- Car Accidents
- Motorcycle Accidents
- Truck Accidents
- Personal Injuries
Delays in seeking medical treatment tell the insurance company that your injuries are not serious. This may prompt the insurance adjuster will lowball your case. In short, medical treatment delays are a settlement killer.
After many minor car accidents, many people report feeling just fine. This is typical. You may not feel any whiplash or other minor car accident injuries until a couple days later. Your muscles need time to relax and actually feel the result of the collision in areas such as your neck, back and jaw. You may also experience headaches at this point.
Bottom line: Don’t trust what you think your body is telling you. See a doctor immediately and document the visit.
It is very important to stay within the guidelines of any treatment plan a doctor gives you. Any deviation, such as missing appointments, will be seen as a weakness by an insurance adjuster. Additionally, if you wait weeks or months to seek care, an insurance adjuster will characterize this as a gap in treatment, thus greatly reducing the opportunity for settlement.
Attorneys often have relationships with doctors and chiropractors. These relationships allow them to set up medical treatment on a contingency basis. The attorney promises to the medical provider that, if they treat the patient through settlement without charge, the doctor will be paid at the conclusion of the case. This alleviates the immediate financial pressure on you – the injured party.
All attorneys will use a formula to calculate a proposed settlement amount. It will usually be based on proven success in past cases.
Inputs to the formula include medical bills (ambulance, emergency room, doctors and chiropractors), property damage and wage loss as a result of the accident.
A Pain and Suffering multiplier is usually part of the calculation as well. It typically ranges from 2.5 – 5 times the amount calculated from the medical bills and wage losses described above.
As an aside, be careful about seeking non-traditional care such as massage therapy because sometimes these bills will be denied by the insurance adjuster.
Remember, you cannot go back and ask for more, so it’s important to start higher recognizing that an insurance adjuster will likely come back with a counter-offer. The good news is that 95-96% of cases settle before ever going to trial. So a skilled demand letter often yields the highest possible results in terms of settlement value.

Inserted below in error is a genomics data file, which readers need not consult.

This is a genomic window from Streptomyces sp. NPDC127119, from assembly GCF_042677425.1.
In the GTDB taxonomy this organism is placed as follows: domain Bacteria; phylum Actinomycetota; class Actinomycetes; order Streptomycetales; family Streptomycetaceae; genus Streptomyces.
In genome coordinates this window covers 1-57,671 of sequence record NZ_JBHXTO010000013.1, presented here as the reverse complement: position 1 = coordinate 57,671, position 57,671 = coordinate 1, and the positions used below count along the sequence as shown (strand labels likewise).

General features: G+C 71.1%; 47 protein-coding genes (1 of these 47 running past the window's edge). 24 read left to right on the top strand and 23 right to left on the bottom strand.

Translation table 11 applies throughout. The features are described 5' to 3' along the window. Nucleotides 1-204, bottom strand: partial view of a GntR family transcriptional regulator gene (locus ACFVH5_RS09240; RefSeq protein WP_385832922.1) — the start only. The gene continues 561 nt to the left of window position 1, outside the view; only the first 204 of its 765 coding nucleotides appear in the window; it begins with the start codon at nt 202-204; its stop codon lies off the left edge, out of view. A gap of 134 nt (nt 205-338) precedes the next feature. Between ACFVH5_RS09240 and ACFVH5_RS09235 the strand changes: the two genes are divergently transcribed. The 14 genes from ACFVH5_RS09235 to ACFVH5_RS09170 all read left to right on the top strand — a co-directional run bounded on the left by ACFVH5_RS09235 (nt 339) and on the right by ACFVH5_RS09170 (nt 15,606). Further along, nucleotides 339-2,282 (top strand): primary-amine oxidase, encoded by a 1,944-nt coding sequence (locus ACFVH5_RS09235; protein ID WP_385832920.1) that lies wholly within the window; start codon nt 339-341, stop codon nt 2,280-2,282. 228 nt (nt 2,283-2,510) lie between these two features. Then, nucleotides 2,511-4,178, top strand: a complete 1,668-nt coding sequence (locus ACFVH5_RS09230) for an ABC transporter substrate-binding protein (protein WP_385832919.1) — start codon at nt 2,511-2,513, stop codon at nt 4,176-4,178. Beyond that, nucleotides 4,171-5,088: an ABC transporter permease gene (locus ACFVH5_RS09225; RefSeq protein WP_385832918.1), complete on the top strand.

A great resource to give you a rough idea of your possible settlement amount is this personal injury settlement calculator from All Law. One caveat: the calculator should only be used to get a general idea of what you can expect for your settlement. The ultimate settlement amount may vary considerably based on a wide variety of factors. You should use the calculator to determine if it even makes sense to pursue a personal injury claim and whether it makes financial sense to use a lawyer to handle the claim.
This is where you input all your medical bills even if you didn’t pay them out of pocket. If you didn’t seek any medical attention you should still enter an amount here by using the daily rate method. Don’t forget to consider estimated future medical expenses as well.
Economic damages also include things like damage to your car and lost earnings – both to-date and estimated future lost earnings.
The pain and suffering multiplier can vary but you should use your best judgement based on the length and severity of your injuries. For example, injuries requiring on-going treatments for a long period of time would warrant a higher multiple.
As a general rule, use 1.5 – 2 for minor injuries, 2-3 for more serious injuries injuries and 4-5 for very serious, long-term debilitating injuries.
Your Target Settlement will be comprised of two numbers – Economic Damages and Non-Economic (Pain and Suffering). Once you have a good idea about what you think you deserve, take the figure to the a personal injury attorney.
And remember that the attorney typically receives 33% of the settlement. So take off 33% of the target settlement amount to figure how much you will actually receive.
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